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ECO To Analyse Sustainability Rhetoric Or Reality


ECO Conference To Discuss Sustainability Rhetoric Or Reality

By Maina Perrot – AUT University Journalism Student

Half way through the election year seems a good time for the Environment and Conservation Organisation (ECO) to discuss policies at its annual conference in Wellington.

The three-day seminar, which begins on June 27, will question the sustainability of New Zealand as rhetoric or reality.

ECO executive officer and conference coordinator, Amelia Luxton, says more than 60 organisations and representatives of the main political parties have been invited.

“We will be looking at some main environment issues in New Zealand…we will also discuss policies because it’s the election year,” she says.

ECO chairperson Barry Weeber, says environment minister Trevor Mallard will be one of the speakers and will report on ocean policies.

Greenpeace political adviser Geoff Keey says his role will be to focus on the election and to keep an eye on politicians’ viewpoints.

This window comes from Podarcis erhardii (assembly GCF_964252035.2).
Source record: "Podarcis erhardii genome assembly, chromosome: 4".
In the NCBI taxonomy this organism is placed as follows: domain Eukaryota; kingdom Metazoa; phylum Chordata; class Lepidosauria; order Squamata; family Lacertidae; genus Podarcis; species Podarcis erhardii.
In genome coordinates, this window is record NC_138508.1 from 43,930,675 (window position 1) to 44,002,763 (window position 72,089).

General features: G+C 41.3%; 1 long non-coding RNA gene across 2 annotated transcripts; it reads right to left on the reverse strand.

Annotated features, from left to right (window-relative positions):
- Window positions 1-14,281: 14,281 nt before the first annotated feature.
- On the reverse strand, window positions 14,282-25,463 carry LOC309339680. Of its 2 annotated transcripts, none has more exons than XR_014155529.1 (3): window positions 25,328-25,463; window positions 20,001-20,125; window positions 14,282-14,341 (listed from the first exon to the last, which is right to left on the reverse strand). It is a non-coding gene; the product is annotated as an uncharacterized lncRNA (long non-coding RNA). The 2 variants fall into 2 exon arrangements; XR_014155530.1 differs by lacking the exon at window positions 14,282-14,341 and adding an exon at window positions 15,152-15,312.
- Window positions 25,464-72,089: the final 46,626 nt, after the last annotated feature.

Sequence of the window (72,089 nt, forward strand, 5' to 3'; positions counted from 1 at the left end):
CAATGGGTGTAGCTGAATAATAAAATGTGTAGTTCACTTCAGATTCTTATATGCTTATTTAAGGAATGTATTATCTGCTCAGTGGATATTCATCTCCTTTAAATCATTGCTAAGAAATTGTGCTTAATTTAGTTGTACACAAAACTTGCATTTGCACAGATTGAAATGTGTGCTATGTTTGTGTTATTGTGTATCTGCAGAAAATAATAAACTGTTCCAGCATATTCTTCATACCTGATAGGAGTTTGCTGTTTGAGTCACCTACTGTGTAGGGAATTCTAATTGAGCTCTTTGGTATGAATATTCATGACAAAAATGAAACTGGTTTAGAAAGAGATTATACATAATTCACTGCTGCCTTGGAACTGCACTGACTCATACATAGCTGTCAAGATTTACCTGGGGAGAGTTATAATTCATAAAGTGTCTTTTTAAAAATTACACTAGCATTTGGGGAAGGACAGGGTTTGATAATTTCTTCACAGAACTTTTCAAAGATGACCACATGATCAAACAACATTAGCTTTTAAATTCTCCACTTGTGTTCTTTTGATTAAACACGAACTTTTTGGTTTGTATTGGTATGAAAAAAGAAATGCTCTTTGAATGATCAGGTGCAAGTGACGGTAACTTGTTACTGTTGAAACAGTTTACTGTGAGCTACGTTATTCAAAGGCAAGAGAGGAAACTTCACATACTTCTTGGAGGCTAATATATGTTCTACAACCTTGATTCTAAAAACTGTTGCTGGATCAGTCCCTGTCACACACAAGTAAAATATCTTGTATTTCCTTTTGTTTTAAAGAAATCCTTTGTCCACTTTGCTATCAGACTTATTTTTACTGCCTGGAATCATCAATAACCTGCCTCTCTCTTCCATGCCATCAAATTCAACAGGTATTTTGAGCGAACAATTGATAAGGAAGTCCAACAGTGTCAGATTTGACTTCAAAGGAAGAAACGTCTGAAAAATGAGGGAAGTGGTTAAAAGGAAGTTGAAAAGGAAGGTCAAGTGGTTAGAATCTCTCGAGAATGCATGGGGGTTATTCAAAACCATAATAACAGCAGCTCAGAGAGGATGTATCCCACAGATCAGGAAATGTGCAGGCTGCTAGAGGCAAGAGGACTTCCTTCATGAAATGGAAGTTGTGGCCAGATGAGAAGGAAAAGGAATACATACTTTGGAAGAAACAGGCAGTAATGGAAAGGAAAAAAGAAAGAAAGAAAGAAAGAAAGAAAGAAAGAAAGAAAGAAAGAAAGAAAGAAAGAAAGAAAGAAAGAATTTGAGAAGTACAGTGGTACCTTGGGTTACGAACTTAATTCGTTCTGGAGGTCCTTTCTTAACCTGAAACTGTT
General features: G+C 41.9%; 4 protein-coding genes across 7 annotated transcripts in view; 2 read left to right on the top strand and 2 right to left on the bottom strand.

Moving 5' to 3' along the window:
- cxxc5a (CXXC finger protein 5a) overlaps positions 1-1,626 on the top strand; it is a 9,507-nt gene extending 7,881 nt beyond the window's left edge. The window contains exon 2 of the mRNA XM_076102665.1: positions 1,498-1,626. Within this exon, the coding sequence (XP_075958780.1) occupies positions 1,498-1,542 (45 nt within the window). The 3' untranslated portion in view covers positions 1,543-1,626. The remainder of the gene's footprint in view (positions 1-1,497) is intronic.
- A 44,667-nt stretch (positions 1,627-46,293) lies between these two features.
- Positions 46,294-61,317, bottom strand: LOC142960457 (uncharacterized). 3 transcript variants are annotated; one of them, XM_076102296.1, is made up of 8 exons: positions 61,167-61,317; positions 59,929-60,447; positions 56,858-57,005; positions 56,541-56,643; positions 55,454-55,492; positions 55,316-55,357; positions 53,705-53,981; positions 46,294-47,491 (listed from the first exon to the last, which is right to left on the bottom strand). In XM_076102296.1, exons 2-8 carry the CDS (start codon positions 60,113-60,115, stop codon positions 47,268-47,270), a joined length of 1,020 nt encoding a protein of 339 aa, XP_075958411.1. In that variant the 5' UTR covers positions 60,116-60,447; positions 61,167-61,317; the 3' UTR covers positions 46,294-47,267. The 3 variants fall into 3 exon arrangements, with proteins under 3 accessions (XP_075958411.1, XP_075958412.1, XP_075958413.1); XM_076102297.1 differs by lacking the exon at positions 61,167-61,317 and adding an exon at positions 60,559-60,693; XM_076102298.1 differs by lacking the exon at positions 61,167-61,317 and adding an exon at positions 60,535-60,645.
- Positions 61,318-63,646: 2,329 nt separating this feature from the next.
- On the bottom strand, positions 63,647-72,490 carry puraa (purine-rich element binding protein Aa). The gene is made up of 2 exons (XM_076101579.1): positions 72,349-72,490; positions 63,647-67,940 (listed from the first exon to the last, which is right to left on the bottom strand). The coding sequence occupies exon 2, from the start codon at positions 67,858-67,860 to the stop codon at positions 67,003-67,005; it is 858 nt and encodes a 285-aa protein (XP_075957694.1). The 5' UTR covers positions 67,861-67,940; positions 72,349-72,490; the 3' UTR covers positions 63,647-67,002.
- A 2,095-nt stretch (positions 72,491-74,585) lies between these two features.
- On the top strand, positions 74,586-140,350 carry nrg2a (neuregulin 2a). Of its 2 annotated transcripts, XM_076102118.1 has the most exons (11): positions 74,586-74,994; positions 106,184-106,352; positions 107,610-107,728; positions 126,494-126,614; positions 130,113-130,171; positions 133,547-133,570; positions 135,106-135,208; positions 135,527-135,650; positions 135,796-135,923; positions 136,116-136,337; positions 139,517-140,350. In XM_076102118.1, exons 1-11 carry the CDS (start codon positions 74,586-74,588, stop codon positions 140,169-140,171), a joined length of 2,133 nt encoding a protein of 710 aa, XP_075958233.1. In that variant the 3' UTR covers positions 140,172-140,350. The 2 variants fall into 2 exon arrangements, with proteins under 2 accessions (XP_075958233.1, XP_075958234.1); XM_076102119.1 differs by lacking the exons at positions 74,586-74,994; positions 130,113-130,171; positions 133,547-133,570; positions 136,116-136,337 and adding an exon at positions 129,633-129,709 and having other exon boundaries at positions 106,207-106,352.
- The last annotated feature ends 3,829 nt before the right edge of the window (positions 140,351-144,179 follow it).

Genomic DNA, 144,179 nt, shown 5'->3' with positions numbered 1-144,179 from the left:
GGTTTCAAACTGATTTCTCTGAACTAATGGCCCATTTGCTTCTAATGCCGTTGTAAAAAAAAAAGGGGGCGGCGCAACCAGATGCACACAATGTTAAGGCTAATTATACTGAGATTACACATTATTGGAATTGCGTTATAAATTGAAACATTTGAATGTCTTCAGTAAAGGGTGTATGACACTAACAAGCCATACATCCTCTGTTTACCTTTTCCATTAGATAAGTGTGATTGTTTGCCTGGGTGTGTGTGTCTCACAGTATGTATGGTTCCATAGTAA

“We have to work together to encourage politicians to adopt policies to improve the country’s environment management.”

Greenpeace is one of the biggest groups of ECO and will have representatives as well as Keey at the conference.

Massey and Victoria University experts will talk about agriculture sustainability, fresh water quality and climate change.

Issues concerning the marine and coastal ecosystems in New Zealand and the management of human impacts on Antarctica will also be addressed.

“Antarctica is such a key issue in regards to climate change,” Mr Weeber says.

As well as the 65 member bodies, several friends of ECO, general members of the public and officials will be present.

Ms Luxton says the conference is an opportunity for the different associations to share ideas and get involved.

Mr Keey adds it is important for environment movements. “It’s a really good thing for people to come along and to ask questions.”

The Saint John City Church is booked on Friday and Saturday and the conference will end at the Tapu Te Ranga Marae on the Sunday, after a memorial tree planting.

Last year’s convention was held in South Island and was about community environment actions.

ENDS

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